Article first published as Manga Review: Tsubasa: Reservoir Chronicle Volume Five by CLAMP on Blogcritics.
Tsubasa: Reservoir Chronicle Volume Five is a manga by CLAMP, and it was published in North America by Del Rey Manga in 2005. The series is rated “T” for teens 13 and up; from what I’ve read of the series so far, I would agree with this rating.
The protagonist of the series is Syaoran, a young man who is love with Princess Sakura. After the princess loses her memories through an unexplained event, Syaoran goes on a quest through different worlds in order to regain Sakura’s lost memories. Unfortunately, he had to make a deal with Yuko, the space-time witch; in order to get her help on the quest, Syaoran had to agree that Sakura would never regain her memories of her time with Syaoran. He agrees to this condition, and is joined in his journey by Fai, Kurogane, and Mokona.
Volume Five begins with the resolution of the story arc that appeared at the end of Volume Four. Sakura learns the truth behind the disappearance of the children of the village after she ends up going to the castle, and she also gets a hint that she is being watched by someone. At the same time, Syaoran and the others learn the truth about who is responsible for the children disappearing from the village. At the end of this arc, another one of Sakura’s memories are recovered.
A second story arc begins in Volume Five, when Syaoran and the others arrive at the next world to look for a feather with one of Sakura’s memories; this place is known as the country of Oto. According to the notes at the back of the volume, this country is based on the Taisho era of Japan, which lasted from 1912 through 1926.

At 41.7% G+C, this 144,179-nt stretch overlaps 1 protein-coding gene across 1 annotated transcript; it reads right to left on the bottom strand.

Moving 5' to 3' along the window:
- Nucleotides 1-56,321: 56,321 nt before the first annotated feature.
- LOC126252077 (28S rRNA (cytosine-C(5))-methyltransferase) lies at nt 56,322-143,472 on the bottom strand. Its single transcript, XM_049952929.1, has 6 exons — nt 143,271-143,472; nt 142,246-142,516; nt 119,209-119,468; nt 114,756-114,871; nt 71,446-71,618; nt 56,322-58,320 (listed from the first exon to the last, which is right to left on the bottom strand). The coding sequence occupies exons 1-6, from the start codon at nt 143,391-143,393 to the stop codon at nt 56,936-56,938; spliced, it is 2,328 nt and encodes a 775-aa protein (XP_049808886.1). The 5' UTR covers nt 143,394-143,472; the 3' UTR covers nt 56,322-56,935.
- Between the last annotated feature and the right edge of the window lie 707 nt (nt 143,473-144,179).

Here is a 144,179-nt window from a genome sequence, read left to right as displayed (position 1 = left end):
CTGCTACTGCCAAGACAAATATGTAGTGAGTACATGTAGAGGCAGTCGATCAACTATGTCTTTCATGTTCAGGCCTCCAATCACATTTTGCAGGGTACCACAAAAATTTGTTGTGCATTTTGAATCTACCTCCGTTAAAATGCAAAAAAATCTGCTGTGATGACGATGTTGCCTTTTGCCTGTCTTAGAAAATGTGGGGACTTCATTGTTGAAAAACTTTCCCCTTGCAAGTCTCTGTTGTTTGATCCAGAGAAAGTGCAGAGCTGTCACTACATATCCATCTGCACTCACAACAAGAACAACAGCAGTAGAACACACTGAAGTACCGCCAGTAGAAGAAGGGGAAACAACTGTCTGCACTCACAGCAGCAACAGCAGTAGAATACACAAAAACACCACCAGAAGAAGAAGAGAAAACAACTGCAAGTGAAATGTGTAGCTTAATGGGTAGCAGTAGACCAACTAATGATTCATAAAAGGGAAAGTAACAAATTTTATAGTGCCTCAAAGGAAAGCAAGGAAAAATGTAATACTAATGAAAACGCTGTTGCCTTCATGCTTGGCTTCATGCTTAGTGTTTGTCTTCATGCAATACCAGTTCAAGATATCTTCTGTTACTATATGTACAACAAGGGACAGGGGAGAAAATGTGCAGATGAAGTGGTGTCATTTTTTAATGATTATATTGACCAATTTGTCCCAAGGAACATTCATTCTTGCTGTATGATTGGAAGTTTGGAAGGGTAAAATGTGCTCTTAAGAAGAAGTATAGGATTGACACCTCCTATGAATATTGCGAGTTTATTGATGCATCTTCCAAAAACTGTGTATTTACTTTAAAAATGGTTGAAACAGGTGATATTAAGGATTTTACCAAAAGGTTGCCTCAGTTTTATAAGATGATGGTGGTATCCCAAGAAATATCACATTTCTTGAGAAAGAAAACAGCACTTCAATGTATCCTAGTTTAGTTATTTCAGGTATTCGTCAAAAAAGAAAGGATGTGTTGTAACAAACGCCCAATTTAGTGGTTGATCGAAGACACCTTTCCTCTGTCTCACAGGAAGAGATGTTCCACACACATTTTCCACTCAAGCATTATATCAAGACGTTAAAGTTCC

Syaoran and the others learn that it’s in their best interest to find work while they’re there, so they can get money to buy the things they need. Syaoran and Kurogane become oni hunters, while Fai and Sakura work at opening up a café. It turns out one of the oni hunters they met is Yuzuhira Nekoi, who is a crossover character from CLAMP’s X manga series. Her dog, Inuki, is also from X.
When it comes to the first storyline in this volume, I had anticipated where the feather with Sakura’s memory was. However, I hadn’t been able to guess beforehand who exactly had been behind the disappearance of the children and how they were accomplishing it. Overall, I found the conclusion of this story to be satisfying.
In the second story arc, the reader learns a fact about Syaoran that hadn’t been obvious when reading through the previous volumes, However, when Kurogane makes the realization of this fact, he points out specific examples that had appeared in earlier volumes of the series. It was nice to see that CLAMP had dropped some subtle hints if you knew what you were looking for; otherwise, this revelation is something that throws the reader for a loop. The end of the volume also gives the reader a glimpse of what happens when Sakura begins to regain any memory of her time with Syaoran on her own.
As I read more volumes of Tsubasa: Reservoir Chronicle, I keep becoming more impressed, more interested, and more invested in the series. If you’ve read the previous four volumes of this series, I suspect you’ll also enjoy reading Volume Five.
I wrote this review after reading a copy of Tsubasa: Reservoir Chronicle Volume Five that I checked out through the King County Library System.